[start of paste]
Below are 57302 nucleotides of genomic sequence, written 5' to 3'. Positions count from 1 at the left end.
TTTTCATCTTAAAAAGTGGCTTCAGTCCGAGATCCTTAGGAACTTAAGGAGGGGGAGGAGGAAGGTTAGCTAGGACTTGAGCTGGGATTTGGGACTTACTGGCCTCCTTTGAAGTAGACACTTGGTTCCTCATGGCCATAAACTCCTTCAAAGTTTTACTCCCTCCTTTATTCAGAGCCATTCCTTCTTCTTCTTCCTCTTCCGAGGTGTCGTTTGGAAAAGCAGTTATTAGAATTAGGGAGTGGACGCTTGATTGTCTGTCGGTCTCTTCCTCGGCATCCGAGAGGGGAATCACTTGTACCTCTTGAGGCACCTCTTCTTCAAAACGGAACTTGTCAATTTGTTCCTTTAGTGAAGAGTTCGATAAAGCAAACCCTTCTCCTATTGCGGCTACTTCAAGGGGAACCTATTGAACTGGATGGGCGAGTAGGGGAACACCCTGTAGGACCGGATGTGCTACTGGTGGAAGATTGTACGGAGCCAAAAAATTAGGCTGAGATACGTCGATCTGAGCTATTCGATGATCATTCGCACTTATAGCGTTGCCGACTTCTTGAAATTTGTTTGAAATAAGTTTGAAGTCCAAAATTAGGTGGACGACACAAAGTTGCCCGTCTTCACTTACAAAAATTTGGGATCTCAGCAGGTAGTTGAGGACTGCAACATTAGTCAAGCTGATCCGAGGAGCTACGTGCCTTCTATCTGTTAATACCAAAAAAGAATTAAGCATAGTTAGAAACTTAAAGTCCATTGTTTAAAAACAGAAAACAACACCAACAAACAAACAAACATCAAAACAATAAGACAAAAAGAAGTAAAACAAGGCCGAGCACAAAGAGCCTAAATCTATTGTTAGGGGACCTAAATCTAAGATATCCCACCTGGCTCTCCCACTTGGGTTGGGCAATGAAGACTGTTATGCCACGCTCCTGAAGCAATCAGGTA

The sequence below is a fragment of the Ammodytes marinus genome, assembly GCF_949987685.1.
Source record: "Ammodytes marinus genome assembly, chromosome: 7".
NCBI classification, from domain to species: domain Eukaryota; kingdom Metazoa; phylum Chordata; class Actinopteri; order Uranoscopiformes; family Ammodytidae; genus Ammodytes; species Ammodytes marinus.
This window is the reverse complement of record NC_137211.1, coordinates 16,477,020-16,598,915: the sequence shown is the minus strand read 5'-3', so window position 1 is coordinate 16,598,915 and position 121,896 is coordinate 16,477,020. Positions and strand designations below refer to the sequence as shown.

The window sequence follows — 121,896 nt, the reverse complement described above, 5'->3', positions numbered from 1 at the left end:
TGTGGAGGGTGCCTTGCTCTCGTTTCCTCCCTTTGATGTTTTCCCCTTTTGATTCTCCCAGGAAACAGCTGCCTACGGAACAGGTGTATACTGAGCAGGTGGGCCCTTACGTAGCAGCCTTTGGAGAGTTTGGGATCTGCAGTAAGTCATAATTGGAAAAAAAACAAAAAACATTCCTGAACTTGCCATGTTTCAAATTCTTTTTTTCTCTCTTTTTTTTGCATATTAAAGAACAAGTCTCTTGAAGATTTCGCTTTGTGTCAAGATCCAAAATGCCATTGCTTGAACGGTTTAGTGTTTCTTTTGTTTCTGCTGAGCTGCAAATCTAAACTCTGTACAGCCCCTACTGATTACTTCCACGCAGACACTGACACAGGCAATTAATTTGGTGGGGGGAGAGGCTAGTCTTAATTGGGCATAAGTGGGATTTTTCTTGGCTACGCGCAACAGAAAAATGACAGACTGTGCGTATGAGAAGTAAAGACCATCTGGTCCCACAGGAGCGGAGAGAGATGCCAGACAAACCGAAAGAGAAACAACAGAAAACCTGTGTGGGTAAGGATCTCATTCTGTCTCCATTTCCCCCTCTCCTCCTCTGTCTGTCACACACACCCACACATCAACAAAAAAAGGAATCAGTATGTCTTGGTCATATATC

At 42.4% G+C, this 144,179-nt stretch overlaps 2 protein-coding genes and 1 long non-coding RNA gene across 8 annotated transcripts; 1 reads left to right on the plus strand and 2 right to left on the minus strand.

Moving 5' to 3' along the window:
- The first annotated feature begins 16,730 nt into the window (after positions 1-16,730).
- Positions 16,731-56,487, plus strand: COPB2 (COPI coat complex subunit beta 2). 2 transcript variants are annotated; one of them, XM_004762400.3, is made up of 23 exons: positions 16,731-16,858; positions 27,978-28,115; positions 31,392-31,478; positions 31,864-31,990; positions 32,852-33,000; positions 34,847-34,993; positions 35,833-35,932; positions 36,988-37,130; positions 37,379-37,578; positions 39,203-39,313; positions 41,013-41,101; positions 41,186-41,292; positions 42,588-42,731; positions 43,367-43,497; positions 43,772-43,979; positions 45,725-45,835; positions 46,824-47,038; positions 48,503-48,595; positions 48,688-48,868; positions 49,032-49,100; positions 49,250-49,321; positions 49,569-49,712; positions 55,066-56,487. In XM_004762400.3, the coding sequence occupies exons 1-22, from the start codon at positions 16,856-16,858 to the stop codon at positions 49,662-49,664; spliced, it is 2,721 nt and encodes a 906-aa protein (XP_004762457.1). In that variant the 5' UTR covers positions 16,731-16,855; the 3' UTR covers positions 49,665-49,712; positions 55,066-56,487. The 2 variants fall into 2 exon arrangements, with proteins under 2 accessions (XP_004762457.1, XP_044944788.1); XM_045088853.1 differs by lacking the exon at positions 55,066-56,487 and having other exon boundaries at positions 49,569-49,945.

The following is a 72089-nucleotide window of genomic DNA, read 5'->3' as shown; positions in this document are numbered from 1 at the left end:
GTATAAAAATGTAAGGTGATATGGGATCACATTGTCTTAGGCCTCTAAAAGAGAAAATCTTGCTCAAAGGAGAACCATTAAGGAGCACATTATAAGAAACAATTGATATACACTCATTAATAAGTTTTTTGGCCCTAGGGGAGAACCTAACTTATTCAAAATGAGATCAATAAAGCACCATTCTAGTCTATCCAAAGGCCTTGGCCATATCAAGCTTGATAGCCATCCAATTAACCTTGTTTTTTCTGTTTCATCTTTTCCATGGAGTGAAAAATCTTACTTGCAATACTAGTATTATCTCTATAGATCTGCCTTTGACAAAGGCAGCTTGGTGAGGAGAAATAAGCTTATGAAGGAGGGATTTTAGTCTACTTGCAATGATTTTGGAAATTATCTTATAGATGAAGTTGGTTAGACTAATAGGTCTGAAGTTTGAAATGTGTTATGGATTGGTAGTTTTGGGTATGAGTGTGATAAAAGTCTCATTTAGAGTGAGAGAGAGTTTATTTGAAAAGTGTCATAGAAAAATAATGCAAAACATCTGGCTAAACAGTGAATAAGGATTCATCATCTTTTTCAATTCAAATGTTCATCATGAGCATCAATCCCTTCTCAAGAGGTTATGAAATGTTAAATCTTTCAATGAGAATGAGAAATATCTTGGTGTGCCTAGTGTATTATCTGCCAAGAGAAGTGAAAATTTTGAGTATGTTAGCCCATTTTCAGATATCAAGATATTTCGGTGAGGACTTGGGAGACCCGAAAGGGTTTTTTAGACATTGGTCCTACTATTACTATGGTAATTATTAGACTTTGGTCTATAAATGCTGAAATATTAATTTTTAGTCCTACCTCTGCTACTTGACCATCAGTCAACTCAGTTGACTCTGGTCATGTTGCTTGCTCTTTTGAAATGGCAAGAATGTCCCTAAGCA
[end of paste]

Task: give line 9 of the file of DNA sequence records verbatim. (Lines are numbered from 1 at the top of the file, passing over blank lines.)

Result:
At 42.4% G+C, this 144,179-nt stretch overlaps 2 protein-coding genes and 1 long non-coding RNA gene across 8 annotated transcripts; 1 reads left to right on the plus strand and 2 right to left on the minus strand.